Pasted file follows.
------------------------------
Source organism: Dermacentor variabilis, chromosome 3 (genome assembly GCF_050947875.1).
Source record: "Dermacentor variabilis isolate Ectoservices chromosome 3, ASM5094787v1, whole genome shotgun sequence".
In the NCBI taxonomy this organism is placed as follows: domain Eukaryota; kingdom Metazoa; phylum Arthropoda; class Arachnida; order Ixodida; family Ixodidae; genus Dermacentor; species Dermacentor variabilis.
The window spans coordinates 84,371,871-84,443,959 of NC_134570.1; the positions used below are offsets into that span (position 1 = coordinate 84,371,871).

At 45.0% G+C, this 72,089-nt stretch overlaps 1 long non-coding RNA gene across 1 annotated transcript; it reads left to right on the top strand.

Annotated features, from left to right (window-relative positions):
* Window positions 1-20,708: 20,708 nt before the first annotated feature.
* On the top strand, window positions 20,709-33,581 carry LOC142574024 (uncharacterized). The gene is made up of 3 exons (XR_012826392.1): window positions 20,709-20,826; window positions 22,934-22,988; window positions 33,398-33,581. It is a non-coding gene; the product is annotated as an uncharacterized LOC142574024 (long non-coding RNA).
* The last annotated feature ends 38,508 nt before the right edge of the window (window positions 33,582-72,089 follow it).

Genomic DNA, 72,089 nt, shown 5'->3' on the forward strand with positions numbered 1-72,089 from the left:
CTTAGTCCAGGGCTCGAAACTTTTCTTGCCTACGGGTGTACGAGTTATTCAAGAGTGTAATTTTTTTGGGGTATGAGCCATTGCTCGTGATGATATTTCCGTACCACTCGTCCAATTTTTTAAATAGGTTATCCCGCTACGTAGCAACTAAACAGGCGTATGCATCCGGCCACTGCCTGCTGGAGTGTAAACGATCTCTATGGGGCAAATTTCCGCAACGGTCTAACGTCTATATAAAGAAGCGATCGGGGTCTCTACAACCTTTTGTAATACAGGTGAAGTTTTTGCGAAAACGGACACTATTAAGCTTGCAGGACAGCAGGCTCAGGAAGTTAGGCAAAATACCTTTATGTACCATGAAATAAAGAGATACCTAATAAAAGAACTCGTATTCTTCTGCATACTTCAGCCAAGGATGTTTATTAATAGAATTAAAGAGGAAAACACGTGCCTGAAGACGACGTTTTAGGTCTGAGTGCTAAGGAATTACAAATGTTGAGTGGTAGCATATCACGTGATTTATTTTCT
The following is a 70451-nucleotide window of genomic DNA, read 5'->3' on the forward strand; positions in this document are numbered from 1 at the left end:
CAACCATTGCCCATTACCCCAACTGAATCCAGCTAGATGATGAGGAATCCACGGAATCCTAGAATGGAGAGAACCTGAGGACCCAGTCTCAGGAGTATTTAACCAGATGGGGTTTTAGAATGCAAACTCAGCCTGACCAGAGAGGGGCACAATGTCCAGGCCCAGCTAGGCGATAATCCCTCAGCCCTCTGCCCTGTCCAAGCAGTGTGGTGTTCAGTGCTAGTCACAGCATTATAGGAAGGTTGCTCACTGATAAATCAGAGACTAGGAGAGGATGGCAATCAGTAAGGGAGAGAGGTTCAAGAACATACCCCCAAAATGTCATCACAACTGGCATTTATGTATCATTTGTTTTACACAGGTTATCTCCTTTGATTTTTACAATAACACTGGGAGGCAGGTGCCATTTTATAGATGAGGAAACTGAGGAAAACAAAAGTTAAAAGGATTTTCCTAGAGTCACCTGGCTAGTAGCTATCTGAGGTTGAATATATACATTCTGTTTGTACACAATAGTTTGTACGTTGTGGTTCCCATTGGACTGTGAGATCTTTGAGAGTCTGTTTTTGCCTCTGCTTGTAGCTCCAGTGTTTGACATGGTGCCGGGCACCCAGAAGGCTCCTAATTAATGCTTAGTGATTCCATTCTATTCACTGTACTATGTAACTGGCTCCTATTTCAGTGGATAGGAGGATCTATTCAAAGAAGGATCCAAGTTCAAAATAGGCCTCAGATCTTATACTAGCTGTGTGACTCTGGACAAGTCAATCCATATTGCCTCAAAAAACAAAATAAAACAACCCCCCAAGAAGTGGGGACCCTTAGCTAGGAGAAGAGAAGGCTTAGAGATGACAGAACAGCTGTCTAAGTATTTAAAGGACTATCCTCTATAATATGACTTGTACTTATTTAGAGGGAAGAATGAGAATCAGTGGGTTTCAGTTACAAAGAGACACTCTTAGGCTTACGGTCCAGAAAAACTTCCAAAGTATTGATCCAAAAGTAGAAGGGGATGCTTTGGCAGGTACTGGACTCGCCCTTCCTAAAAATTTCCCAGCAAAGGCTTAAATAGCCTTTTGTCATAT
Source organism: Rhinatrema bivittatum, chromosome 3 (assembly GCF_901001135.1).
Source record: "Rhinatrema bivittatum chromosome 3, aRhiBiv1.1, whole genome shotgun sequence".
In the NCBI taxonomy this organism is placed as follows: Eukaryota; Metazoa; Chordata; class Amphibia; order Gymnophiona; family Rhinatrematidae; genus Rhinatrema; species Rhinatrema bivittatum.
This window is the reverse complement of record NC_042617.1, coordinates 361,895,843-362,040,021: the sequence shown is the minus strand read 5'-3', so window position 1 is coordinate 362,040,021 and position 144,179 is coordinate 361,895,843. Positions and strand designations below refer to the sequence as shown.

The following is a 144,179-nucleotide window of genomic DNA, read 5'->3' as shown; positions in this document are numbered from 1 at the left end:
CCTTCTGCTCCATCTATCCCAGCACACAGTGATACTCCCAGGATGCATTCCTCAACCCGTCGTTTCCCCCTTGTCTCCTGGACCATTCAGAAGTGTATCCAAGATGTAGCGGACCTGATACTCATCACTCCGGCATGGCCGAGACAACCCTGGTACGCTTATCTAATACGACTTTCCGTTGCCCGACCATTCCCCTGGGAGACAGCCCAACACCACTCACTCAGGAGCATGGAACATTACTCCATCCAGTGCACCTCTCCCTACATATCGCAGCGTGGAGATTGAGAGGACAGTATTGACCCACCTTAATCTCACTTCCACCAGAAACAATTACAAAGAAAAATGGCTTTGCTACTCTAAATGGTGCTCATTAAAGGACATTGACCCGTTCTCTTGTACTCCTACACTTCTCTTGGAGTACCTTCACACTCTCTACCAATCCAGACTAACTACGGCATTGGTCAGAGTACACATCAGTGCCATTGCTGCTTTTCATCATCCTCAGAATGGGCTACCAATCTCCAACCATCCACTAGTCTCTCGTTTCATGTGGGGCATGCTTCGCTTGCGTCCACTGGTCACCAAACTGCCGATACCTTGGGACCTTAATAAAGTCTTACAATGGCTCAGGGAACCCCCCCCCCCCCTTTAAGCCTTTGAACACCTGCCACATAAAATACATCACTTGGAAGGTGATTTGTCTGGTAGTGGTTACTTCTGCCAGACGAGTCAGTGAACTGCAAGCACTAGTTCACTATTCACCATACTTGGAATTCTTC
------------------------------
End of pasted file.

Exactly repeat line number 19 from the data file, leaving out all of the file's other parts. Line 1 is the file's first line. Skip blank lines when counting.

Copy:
CCTTCTGCTCCATCTATCCCAGCACACAGTGATACTCCCAGGATGCATTCCTCAACCCGTCGTTTCCCCCTTGTCTCCTGGACCATTCAGAAGTGTATCCAAGATGTAGCGGACCTGATACTCATCACTCCGGCATGGCCGAGACAACCCTGGTACGCTTATCTAATACGACTTTCCGTTGCCCGACCATTCCCCTGGGAGACAGCCCAACACCACTCACTCAGGAGCATGGAACATTACTCCATCCAGTGCACCTCTCCCTACATATCGCAGCGTGGAGATTGAGAGGACAGTATTGACCCACCTTAATCTCACTTCCACCAGAAACAATTACAAAGAAAAATGGCTTTGCTACTCTAAATGGTGCTCATTAAAGGACATTGACCCGTTCTCTTGTACTCCTACACTTCTCTTGGAGTACCTTCACACTCTCTACCAATCCAGACTAACTACGGCATTGGTCAGAGTACACATCAGTGCCATTGCTGCTTTTCATCATCCTCAGAATGGGCTACCAATCTCCAACCATCCACTAGTCTCTCGTTTCATGTGGGGCATGCTTCGCTTGCGTCCACTGGTCACCAAACTGCCGATACCTTGGGACCTTAATAAAGTCTTACAATGGCTCAGGGAACCCCCCCCCCCCCTTTAAGCCTTTGAACACCTGCCACATAAAATACATCACTTGGAAGGTGATTTGTCTGGTAGTGGTTACTTCTGCCAGACGAGTCAGTGAACTGCAAGCACTAGTTCACTATTCACCATACTTGGAATTCTTC